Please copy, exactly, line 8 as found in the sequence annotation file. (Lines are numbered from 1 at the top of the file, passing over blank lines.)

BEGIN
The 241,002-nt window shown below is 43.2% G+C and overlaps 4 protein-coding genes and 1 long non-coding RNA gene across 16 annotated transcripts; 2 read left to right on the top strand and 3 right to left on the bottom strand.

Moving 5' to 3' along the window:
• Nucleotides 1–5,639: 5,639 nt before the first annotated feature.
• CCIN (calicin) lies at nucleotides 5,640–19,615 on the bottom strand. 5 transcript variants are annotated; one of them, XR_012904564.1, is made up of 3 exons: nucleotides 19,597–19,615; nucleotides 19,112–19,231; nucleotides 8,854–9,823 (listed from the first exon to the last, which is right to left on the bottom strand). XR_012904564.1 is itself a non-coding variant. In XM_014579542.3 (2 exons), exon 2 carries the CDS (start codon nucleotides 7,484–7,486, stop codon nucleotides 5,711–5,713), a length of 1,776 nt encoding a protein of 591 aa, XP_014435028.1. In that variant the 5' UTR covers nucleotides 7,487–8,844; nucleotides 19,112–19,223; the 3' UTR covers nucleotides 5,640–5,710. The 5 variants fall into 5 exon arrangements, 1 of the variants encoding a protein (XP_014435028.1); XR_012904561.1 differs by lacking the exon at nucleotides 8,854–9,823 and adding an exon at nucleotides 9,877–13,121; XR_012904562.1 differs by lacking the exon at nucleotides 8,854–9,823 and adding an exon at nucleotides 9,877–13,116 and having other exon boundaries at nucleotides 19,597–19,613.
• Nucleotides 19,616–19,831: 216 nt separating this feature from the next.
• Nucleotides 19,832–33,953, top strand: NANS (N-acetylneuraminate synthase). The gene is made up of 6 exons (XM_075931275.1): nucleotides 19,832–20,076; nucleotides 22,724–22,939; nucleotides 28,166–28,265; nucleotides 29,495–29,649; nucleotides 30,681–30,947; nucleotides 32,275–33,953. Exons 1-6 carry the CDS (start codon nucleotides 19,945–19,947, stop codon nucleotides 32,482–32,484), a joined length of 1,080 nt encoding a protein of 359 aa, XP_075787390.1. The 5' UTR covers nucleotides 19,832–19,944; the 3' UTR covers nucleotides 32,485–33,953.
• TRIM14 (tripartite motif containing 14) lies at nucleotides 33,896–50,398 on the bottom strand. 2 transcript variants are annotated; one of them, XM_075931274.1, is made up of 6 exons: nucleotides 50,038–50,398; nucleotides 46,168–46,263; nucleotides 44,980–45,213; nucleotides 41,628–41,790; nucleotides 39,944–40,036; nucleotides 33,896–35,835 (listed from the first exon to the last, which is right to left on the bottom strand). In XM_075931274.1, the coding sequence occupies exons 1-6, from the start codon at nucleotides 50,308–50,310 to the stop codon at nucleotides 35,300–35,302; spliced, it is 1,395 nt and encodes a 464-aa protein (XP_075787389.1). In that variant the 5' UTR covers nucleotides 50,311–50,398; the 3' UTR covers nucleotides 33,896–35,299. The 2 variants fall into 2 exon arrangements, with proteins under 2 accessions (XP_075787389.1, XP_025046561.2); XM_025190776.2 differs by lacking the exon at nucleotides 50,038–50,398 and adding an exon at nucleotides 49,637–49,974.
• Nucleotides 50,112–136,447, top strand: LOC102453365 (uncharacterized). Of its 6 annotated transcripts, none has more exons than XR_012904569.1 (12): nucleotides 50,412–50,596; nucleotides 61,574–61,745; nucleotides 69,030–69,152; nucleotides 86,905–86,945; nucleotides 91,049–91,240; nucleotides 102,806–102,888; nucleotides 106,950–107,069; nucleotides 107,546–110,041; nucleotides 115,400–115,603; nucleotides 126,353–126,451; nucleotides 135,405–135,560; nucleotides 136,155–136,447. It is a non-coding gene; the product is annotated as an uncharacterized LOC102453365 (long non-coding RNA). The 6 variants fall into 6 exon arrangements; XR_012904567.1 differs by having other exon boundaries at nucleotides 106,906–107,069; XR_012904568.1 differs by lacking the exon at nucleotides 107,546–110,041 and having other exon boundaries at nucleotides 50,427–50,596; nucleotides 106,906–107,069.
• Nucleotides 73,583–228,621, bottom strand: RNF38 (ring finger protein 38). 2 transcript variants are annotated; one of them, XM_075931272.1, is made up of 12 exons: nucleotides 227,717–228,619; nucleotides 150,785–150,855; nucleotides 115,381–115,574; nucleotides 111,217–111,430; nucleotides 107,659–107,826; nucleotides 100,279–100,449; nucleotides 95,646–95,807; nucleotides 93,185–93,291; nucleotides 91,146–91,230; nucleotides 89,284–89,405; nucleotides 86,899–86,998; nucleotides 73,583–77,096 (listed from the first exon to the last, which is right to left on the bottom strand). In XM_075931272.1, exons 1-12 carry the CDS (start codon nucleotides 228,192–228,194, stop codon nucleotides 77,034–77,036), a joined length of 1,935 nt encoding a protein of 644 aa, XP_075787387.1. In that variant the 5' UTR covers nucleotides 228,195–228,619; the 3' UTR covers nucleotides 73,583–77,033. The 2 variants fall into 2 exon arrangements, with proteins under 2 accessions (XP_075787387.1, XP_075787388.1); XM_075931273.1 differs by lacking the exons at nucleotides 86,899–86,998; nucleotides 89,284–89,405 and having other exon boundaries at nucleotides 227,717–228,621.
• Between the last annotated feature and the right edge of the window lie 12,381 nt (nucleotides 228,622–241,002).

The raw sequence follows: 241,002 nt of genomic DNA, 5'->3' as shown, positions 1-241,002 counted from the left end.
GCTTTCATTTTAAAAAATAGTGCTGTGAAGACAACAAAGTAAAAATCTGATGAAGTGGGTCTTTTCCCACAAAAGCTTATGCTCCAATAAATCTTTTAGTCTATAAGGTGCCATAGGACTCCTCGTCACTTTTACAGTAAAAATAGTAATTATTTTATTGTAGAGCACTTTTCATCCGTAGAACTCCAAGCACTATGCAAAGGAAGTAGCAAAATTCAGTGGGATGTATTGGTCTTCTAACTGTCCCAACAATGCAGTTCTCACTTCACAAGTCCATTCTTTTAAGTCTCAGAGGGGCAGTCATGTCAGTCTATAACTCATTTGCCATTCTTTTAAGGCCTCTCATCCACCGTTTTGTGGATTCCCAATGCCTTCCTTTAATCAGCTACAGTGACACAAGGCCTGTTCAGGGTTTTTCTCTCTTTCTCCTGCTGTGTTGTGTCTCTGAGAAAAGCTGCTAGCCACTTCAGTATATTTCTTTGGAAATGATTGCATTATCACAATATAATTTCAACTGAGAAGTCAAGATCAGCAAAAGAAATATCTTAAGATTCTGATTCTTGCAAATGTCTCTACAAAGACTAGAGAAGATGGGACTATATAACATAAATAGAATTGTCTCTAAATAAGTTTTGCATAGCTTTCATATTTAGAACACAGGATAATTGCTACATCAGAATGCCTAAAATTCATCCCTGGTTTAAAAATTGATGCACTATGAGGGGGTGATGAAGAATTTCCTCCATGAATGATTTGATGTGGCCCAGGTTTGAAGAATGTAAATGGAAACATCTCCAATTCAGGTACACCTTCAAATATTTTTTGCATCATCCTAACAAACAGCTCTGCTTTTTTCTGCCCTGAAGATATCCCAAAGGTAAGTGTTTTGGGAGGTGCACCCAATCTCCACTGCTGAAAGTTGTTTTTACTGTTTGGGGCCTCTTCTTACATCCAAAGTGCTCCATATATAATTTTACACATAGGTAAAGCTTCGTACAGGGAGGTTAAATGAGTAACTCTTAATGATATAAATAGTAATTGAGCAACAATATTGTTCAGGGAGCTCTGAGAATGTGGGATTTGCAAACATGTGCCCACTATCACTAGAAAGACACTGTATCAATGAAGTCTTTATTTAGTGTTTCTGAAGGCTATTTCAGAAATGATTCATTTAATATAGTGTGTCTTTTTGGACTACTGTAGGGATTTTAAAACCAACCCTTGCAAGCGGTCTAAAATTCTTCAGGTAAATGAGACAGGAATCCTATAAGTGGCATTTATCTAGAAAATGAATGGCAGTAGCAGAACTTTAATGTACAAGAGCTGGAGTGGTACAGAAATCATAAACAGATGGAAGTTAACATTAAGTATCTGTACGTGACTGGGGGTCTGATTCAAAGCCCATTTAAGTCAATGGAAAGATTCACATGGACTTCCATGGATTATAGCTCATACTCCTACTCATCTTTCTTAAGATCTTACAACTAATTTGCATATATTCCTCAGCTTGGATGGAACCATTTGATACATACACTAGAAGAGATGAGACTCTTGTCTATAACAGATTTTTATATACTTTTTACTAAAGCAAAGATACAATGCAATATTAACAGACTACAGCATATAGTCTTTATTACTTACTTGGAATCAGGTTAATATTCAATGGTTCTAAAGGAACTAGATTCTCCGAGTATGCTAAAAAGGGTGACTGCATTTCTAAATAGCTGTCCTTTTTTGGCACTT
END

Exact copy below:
• Nucleotides 50,112–136,447, top strand: LOC102453365 (uncharacterized). Of its 6 annotated transcripts, none has more exons than XR_012904569.1 (12): nucleotides 50,412–50,596; nucleotides 61,574–61,745; nucleotides 69,030–69,152; nucleotides 86,905–86,945; nucleotides 91,049–91,240; nucleotides 102,806–102,888; nucleotides 106,950–107,069; nucleotides 107,546–110,041; nucleotides 115,400–115,603; nucleotides 126,353–126,451; nucleotides 135,405–135,560; nucleotides 136,155–136,447. It is a non-coding gene; the product is annotated as an uncharacterized LOC102453365 (long non-coding RNA). The 6 variants fall into 6 exon arrangements; XR_012904567.1 differs by having other exon boundaries at nucleotides 106,906–107,069; XR_012904568.1 differs by lacking the exon at nucleotides 107,546–110,041 and having other exon boundaries at nucleotides 50,427–50,596; nucleotides 106,906–107,069.